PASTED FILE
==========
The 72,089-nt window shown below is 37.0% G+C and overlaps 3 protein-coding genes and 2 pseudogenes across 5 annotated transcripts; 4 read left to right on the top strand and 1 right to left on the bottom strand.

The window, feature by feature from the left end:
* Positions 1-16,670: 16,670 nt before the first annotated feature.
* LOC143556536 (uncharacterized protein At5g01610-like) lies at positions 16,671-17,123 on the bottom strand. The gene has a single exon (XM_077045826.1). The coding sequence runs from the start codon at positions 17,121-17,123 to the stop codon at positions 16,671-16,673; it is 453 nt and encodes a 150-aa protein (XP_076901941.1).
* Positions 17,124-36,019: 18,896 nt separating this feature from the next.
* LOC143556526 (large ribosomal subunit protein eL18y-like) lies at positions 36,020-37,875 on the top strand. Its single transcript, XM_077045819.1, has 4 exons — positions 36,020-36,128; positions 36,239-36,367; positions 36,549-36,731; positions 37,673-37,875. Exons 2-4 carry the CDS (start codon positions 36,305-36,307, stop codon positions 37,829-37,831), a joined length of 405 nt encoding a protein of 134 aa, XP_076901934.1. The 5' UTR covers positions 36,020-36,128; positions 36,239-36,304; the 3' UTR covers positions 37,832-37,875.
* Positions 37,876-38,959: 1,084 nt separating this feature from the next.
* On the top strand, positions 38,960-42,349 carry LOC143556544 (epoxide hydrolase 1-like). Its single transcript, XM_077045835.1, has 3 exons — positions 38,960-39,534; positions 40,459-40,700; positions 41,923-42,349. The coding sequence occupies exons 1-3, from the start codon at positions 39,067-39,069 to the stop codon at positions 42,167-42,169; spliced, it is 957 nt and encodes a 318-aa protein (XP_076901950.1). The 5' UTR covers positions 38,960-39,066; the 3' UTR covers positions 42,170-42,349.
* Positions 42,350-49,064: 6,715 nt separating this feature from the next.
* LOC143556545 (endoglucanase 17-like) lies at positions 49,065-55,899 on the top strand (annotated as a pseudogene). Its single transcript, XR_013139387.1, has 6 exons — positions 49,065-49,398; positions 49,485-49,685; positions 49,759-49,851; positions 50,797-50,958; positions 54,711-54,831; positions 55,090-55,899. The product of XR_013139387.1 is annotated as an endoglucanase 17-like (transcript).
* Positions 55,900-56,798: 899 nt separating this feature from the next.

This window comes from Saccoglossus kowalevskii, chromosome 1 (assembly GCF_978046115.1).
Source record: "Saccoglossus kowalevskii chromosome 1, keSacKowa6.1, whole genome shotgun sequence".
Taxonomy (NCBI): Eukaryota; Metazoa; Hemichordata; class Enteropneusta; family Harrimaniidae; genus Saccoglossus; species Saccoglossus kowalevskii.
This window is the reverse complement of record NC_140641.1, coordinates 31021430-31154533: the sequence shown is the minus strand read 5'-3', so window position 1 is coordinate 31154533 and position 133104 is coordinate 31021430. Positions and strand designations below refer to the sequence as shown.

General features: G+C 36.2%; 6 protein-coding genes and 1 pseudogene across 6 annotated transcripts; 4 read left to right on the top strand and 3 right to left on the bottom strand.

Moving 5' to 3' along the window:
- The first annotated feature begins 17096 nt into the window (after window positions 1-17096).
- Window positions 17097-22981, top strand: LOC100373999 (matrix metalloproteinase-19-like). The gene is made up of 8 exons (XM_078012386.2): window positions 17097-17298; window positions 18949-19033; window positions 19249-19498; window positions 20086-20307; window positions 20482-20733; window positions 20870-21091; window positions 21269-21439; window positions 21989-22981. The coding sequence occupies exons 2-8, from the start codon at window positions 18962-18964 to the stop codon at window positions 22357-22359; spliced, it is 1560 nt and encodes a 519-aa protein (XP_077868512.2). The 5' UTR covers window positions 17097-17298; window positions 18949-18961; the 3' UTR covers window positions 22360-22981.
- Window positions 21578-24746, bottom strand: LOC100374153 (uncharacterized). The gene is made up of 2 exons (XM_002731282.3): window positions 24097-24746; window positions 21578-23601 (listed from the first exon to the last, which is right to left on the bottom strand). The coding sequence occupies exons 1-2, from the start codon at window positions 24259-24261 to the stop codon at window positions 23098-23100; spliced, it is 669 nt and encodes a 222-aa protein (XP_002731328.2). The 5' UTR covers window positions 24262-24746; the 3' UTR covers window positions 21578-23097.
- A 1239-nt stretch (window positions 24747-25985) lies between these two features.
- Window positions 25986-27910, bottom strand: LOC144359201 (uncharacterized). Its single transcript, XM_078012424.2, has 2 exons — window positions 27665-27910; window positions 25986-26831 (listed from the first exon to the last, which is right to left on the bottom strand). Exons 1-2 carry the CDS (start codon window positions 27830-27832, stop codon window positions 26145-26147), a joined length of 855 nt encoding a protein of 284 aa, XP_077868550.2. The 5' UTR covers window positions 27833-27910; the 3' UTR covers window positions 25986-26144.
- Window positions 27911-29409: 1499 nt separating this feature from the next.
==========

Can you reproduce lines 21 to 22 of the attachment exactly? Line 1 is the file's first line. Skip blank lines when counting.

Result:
- A 1239-nt stretch (window positions 24747-25985) lies between these two features.
- Window positions 25986-27910, bottom strand: LOC144359201 (uncharacterized). Its single transcript, XM_078012424.2, has 2 exons — window positions 27665-27910; window positions 25986-26831 (listed from the first exon to the last, which is right to left on the bottom strand). Exons 1-2 carry the CDS (start codon window positions 27830-27832, stop codon window positions 26145-26147), a joined length of 855 nt encoding a protein of 284 aa, XP_077868550.2. The 5' UTR covers window positions 27833-27910; the 3' UTR covers window positions 25986-26144.